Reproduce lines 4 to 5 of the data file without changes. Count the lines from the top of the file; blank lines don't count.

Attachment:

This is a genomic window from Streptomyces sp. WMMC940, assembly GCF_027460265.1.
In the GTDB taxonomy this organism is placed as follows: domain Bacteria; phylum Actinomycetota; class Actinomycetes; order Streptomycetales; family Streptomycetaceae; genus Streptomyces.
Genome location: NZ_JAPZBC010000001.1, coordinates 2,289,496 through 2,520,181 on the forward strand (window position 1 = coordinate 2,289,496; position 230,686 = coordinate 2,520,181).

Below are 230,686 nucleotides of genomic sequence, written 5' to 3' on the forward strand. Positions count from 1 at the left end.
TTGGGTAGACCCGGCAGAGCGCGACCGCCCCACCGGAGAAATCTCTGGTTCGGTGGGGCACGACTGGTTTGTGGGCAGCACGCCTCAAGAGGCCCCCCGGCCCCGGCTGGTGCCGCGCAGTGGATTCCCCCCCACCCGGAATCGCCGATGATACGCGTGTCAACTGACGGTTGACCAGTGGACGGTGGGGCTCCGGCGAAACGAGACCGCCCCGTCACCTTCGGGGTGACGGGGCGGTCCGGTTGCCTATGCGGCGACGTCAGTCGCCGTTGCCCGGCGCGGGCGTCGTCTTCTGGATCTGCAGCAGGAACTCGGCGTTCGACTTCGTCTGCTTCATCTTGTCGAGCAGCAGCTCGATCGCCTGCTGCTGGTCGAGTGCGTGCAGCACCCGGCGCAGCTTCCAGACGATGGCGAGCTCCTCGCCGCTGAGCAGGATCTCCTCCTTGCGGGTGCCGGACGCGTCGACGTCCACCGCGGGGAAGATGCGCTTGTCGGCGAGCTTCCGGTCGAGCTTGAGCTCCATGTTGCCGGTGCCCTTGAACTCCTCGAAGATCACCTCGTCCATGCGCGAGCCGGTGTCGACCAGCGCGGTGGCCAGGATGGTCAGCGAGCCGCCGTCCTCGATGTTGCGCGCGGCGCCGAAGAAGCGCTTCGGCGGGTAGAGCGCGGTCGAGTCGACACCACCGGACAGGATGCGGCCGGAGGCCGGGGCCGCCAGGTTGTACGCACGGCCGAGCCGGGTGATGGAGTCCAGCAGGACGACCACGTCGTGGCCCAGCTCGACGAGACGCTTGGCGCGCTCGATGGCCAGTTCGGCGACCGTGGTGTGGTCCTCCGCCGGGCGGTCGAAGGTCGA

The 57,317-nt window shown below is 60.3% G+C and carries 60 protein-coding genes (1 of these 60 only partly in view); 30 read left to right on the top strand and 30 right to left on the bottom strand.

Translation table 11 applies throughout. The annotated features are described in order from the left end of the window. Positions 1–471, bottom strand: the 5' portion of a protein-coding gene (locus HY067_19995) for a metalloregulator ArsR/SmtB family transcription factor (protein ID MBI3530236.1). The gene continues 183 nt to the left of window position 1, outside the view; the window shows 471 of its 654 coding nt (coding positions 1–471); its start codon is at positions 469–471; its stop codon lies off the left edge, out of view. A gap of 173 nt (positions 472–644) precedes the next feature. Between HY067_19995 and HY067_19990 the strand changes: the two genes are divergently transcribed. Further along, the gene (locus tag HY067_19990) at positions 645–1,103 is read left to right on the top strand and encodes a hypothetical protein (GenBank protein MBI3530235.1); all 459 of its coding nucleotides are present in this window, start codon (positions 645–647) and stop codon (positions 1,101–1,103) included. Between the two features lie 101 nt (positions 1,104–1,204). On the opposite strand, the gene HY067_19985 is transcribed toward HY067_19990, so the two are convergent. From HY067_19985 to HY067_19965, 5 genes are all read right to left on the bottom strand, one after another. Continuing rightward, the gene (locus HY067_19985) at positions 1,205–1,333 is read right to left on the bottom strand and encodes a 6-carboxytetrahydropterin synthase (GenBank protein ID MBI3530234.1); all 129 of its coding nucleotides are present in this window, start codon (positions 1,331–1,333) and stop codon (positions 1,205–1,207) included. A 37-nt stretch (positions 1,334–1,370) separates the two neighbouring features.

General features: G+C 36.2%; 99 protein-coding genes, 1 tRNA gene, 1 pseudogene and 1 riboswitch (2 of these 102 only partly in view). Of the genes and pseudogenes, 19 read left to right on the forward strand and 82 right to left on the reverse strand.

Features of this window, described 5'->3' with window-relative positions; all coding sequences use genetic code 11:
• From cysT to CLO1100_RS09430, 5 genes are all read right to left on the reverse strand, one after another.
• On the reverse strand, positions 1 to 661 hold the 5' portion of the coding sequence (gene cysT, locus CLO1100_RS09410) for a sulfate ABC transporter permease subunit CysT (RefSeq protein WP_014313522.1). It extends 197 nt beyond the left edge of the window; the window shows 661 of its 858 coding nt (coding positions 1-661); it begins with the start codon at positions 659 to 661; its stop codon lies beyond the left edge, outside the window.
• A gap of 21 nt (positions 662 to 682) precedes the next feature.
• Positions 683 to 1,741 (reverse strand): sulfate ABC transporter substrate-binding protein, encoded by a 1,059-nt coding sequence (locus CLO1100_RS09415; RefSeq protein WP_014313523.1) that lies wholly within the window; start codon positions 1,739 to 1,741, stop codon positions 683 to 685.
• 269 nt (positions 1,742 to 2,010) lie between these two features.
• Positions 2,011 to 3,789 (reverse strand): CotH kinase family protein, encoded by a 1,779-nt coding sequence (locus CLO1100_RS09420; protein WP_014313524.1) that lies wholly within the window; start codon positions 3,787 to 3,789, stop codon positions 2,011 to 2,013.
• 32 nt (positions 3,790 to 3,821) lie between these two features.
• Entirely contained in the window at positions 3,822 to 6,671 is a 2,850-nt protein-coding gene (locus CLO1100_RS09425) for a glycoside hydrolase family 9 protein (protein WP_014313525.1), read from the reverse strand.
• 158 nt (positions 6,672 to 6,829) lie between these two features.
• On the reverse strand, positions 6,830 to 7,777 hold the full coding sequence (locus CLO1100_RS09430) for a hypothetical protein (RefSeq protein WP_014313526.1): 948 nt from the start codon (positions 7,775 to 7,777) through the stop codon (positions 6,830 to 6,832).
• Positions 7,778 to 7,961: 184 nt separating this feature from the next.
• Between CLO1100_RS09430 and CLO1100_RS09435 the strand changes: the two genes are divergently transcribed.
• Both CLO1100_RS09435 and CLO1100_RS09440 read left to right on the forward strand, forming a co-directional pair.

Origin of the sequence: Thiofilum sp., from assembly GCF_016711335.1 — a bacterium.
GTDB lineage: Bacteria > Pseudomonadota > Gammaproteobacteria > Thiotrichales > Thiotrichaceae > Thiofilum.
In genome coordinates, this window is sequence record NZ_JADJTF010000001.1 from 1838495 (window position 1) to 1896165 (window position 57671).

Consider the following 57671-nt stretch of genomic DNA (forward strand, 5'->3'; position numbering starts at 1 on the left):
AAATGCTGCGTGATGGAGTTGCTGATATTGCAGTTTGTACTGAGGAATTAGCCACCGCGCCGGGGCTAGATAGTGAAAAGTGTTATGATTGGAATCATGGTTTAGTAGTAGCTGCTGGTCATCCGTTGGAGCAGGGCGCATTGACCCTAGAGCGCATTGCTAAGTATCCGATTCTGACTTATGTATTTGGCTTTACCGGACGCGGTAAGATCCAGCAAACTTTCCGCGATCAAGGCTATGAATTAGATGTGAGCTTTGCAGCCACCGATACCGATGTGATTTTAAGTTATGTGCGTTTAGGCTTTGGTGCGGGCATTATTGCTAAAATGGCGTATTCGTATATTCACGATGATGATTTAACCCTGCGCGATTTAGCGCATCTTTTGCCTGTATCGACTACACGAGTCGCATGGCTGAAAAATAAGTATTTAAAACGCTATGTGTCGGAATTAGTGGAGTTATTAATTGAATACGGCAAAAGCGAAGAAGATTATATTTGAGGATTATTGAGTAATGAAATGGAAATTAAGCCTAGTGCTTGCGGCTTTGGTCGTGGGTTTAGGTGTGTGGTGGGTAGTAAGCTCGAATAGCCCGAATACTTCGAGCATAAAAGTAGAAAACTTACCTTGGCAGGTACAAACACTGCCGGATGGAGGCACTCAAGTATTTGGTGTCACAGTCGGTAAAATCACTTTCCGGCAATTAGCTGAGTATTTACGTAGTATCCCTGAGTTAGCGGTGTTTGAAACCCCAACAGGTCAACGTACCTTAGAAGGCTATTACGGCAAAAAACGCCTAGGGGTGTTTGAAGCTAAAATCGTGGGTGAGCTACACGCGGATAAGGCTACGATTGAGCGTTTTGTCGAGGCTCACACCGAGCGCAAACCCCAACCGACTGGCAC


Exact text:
Below are 230,686 nucleotides of genomic sequence, written 5' to 3' on the forward strand. Positions count from 1 at the left end.
TTGGGTAGACCCGGCAGAGCGCGACCGCCCCACCGGAGAAATCTCTGGTTCGGTGGGGCACGACTGGTTTGTGGGCAGCACGCCTCAAGAGGCCCCCCGGCCCCGGCTGGTGCCGCGCAGTGGATTCCCCCCCACCCGGAATCGCCGATGATACGCGTGTCAACTGACGGTTGACCAGTGGACGGTGGGGCTCCGGCGAAACGAGACCGCCCCGTCACCTTCGGGGTGACGGGGCGGTCCGGTTGCCTATGCGGCGACGTCAGTCGCCGTTGCCCGGCGCGGGCGTCGTCTTCTGGATCTGCAGCAGGAACTCGGCGTTCGACTTCGTCTGCTTCATCTTGTCGAGCAGCAGCTCGATCGCCTGCTGCTGGTCGAGTGCGTGCAGCACCCGGCGCAGCTTCCAGACGATGGCGAGCTCCTCGCCGCTGAGCAGGATCTCCTCCTTGCGGGTGCCGGACGCGTCGACGTCCACCGCGGGGAAGATGCGCTTGTCGGCGAGCTTCCGGTCGAGCTTGAGCTCCATGTTGCCGGTGCCCTTGAACTCCTCGAAGATCACCTCGTCCATGCGCGAGCCGGTGTCGACCAGCGCGGTGGCCAGGATGGTCAGCGAGCCGCCGTCCTCGATGTTGCGCGCGGCGCCGAAGAAGCGCTTCGGCGGGTAGAGCGCGGTCGAGTCGACACCACCGGACAGGATGCGGCCGGAGGCCGGGGCCGCCAGGTTGTACGCACGGCCGAGCCGGGTGATGGAGTCCAGCAGGACGACCACGTCGTGGCCCAGCTCGACGAGACGCTTGGCGCGCTCGATGGCCAGTTCGGCGACCGTGGTGTGGTCCTCCGCCGGGCGGTCGAAGGTCGA